Quick Hits (8/12/08)

Here are some miscellaneous thoughts and links for your consideration, including bits about Matt Hoskinson, The Solid Rock, homeschooling, how sanctification is like building boats, and a crazy YouTube link:


Pray for Matt Hoskinson…and Grow with Him

Matt Hoskinson’s cancer journal has been extremely encouraging to me. Matt has been intentionally devotional, focusing more on spiritual than medical matters. I commend it to you, and I encourage you to pray consistently for Matt and his family.


Michael Bird on George Ladd

Michael Bird’s synopsis and review of a new biography on George Ladd is a fascinating read. Give it a look.

(HT: Joe T)


Teach People to Long for the Sea!

David Powlison recently cited the following quote from French author Antoine de Saint-Exupery, which I believe is very germane to believers provoking one another to godliness:

“If you want to build a ship, don’t drum up people to collect wood, and don’t assign them tasks and work, but rather teach them to long for the endless immensity of the sea.”


A Cabinetmaker and a Hymnwriter

After enjoying singing “The Solid Rock” with the TCBC family during Sunday night’s Communion service, I wondered out loud who its author, Edward Mote, was. Who was this man who spoke so beautifully and accurately about our hope being based only in Jesus’ passive and active righteousness—His “blood and righteousness”? Who was the one who spoke with such certainty about appearing before God “dressed in His righteousness alone, faultless to stand before the throne”? Who penned such a masterfully cross-focused hymn? Well, the answer surprised me.

Edward Mote was a simple man born to pubkeepers in London. He wasn’t saved until adulthood. At the time he wrote the hymn he was a 37-year-old cabinetmaker (though he later entered pastoral ministry). So one of the finest hymns of the last 2 centuries was written by a “Joseph,” a craftsman with dirty fingernails and calloused hands. Wow. I love that.

Learn more about Mote and his writing of “The Solid Rock” here.

(HT: Joe T)


Homeschooling Is Not the Gospel

This critique of the not-uncommon “homeschooling-is-the-answer-to-the-world’s-problems” ideology of many homeschooling families is quite helpful. And lest any play the martyrdom card, it’s written by a homeschooling dad (and linked to by another homeschooling dad). Here’s a sample:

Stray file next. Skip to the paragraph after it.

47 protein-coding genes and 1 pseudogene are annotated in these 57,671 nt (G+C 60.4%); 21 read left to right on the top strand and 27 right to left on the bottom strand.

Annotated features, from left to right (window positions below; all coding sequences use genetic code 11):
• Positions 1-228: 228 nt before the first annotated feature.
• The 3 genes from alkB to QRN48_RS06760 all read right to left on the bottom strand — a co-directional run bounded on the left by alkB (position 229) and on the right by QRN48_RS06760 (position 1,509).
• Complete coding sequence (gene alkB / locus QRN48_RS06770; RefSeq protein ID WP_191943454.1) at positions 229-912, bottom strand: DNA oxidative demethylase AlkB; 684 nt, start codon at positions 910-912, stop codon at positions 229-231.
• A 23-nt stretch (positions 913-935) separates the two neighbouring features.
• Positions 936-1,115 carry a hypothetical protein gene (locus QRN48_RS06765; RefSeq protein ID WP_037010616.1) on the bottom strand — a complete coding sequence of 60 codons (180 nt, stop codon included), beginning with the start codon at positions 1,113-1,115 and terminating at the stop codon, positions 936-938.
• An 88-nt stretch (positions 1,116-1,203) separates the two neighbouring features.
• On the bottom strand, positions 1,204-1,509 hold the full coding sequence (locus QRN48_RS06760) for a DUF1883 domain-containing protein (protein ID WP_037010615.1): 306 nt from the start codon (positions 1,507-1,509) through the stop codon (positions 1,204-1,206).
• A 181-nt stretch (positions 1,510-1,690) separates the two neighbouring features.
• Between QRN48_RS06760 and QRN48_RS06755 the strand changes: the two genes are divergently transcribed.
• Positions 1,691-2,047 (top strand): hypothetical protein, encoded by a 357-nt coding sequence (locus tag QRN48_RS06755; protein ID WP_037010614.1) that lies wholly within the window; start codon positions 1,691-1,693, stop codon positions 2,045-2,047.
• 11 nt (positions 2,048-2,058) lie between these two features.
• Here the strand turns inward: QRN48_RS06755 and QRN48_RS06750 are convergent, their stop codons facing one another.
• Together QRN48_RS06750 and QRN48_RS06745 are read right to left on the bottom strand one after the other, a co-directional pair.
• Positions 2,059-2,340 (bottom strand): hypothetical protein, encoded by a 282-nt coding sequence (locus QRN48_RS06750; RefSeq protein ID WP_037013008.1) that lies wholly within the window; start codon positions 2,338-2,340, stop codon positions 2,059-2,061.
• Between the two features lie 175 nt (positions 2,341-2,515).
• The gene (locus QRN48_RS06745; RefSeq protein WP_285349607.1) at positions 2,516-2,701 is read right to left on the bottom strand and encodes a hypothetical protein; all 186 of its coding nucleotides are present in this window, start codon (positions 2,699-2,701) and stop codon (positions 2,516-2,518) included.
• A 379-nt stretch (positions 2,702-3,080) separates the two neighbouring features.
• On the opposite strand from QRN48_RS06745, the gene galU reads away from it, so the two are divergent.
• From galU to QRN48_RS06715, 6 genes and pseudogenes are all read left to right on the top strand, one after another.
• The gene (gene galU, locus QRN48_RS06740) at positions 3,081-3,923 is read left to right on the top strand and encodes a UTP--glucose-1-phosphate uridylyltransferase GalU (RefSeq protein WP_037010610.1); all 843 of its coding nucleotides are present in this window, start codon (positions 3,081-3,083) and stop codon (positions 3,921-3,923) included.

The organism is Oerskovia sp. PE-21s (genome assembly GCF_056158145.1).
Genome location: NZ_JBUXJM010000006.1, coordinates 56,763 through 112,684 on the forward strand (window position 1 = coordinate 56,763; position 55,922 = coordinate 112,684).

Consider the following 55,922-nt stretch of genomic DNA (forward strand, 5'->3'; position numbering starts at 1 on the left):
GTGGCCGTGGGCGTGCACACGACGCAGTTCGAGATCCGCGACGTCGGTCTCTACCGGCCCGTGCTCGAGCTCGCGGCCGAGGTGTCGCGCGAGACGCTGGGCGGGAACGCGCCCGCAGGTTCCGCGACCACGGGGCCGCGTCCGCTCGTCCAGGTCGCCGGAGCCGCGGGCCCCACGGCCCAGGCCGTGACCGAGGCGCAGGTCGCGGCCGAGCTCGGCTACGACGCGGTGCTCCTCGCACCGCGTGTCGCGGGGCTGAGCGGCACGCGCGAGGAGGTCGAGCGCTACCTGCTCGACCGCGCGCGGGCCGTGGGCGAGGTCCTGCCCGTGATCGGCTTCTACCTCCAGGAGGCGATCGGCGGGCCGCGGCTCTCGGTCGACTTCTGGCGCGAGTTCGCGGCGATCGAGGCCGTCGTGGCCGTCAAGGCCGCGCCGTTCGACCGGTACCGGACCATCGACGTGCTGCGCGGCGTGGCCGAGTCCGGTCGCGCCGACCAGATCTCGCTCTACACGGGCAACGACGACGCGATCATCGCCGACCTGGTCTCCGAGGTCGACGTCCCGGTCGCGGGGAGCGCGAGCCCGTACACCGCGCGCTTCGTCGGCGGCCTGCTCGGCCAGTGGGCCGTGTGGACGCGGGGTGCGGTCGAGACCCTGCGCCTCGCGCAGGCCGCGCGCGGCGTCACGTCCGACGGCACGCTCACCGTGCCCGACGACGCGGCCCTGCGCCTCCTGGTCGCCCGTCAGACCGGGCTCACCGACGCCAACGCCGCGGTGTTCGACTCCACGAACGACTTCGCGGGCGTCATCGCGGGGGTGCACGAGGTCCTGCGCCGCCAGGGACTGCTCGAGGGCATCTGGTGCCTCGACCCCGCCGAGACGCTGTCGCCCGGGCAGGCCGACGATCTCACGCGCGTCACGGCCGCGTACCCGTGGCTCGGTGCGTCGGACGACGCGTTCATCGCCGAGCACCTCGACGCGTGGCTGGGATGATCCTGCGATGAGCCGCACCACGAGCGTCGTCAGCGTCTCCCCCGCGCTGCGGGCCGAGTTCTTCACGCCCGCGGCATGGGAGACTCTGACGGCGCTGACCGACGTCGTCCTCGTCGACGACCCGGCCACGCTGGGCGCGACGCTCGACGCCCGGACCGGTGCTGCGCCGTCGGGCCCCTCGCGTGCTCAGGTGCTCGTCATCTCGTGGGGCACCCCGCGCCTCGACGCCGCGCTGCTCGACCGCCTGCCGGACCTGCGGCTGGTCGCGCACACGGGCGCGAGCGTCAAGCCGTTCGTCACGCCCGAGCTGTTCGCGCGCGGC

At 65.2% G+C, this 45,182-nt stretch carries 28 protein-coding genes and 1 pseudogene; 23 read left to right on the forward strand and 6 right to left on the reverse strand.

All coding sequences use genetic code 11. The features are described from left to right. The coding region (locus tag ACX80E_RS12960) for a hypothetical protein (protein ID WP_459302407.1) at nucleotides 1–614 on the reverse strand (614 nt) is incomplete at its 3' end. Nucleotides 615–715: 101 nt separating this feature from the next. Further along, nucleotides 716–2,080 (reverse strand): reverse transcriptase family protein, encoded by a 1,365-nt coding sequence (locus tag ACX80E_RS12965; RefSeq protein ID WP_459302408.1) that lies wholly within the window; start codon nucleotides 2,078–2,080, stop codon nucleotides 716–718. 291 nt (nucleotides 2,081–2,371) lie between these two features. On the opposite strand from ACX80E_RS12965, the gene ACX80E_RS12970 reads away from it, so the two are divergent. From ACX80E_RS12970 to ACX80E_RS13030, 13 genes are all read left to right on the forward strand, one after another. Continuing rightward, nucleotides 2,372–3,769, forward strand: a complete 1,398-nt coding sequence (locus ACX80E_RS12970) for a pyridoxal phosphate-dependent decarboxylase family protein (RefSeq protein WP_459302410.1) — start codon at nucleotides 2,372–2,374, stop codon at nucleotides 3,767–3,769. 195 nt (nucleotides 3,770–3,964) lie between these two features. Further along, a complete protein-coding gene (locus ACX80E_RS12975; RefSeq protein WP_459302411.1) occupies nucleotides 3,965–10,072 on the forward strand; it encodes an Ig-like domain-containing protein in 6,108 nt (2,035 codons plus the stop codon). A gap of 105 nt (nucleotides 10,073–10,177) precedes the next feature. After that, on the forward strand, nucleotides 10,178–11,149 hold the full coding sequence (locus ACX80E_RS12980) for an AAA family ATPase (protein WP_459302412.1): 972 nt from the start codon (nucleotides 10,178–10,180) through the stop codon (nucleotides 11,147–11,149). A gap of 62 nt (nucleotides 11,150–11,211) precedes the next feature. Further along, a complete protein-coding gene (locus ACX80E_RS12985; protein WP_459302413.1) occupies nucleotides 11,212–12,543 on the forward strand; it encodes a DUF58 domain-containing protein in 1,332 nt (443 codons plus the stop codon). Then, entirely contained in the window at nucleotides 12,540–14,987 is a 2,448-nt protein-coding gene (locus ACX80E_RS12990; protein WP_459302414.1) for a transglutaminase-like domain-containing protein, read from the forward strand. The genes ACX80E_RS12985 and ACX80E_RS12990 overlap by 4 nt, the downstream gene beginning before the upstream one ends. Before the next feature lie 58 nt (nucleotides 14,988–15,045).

“Furthermore, the problem [with society] is not bad education, it is bad character (sin). The solution is not homeschooling, it is the gospel of Jesus Christ and participating in the growing kingdom of God. The utopian society is not homeschool grads in power, but the consummation of the kingdom of God which will only occur at the second coming of the Lord in glory. I fear that many in the Christian homeschooling movement have a false understanding of the problem, the solution, and the ultimate goal. And smooth-talking, eloquent, yet misguided speakers that give vision and encouragement to homeschooling parents are not helping build the kingdom of God.”

Read this worthwhile post. And if you homeschool, read it twice. :)


Minute Art

As usual, I’ll end with something utterly-worthless-but-still-cool. Here’s some art more instant than bad-tasting rice:

(HT: Jessica Pf)


2 Responses

  1. Um … wow … nice artwork, if not (as you say) totally worthless. I am always fascinated by art and perspective, amazed at how simple it is when you see someone else do it, though I could never do it myself.

  2. Loved the art thing too, Chris.

    I took the plunge and read the review on Ladd. I got to the last paragraph and then read this:

    “This volume is necessary reading for anyone who wants to understand how evangelicalism emerged from the separatist shadows of the 1950s in America and how it eventually won a place at the table of modern academia.”

    Quite a path to the table, eh? Drunkenness, alleged-infidelity, etc?

    “The separatist shadows” indeed.

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